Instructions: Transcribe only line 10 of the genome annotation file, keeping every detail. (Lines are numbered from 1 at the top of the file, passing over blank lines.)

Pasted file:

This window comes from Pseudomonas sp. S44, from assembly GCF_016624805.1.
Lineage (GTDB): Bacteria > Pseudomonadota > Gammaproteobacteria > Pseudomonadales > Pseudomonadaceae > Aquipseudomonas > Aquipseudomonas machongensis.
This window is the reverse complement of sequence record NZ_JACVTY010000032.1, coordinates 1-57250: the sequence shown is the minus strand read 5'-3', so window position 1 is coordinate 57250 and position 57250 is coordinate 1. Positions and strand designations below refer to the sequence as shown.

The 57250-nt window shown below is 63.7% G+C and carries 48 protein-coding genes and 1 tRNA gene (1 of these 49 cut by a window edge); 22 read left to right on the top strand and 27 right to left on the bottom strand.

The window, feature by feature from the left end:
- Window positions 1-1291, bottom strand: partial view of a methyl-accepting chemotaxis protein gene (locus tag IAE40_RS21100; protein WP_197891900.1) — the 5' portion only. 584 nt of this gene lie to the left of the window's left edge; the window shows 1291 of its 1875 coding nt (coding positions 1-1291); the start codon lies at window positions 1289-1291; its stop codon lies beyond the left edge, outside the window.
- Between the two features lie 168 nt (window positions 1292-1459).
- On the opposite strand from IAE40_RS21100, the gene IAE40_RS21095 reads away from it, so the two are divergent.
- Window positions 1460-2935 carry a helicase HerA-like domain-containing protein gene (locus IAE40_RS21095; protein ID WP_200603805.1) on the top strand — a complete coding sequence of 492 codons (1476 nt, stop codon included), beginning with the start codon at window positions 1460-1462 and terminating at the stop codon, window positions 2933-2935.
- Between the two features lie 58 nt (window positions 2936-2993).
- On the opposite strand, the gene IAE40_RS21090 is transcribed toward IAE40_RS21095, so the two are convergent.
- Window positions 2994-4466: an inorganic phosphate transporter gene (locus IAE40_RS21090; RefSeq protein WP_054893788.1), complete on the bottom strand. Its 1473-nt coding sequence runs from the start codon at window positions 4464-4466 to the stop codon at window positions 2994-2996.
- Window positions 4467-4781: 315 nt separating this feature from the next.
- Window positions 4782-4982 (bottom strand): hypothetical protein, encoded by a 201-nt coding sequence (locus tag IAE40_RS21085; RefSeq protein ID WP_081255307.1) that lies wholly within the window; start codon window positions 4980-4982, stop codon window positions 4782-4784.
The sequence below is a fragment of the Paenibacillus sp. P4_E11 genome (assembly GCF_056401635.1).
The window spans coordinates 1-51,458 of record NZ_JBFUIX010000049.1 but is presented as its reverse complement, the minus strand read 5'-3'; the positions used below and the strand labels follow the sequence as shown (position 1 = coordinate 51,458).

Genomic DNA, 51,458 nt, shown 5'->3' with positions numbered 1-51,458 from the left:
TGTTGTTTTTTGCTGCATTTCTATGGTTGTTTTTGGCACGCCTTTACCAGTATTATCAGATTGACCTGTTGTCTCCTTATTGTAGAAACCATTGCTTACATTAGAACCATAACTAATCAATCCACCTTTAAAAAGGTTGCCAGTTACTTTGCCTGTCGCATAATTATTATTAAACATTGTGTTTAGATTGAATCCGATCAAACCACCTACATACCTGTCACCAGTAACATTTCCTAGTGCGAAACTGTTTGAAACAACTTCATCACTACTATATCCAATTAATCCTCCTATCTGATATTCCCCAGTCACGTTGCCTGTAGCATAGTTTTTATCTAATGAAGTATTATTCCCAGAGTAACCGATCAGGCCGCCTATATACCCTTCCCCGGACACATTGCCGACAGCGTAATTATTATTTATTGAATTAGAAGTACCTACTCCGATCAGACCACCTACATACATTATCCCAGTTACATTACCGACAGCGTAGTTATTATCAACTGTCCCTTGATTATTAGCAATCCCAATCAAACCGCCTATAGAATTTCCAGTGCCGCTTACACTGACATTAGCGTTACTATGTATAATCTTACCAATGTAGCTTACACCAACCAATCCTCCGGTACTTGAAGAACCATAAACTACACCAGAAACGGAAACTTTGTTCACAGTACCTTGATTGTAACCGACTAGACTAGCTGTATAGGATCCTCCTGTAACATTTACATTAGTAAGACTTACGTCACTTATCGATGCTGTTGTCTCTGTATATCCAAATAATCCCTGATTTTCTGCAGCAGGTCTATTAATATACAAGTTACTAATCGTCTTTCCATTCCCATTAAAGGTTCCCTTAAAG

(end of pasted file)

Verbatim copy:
- Between the two features lie 58 nt (window positions 2936-2993).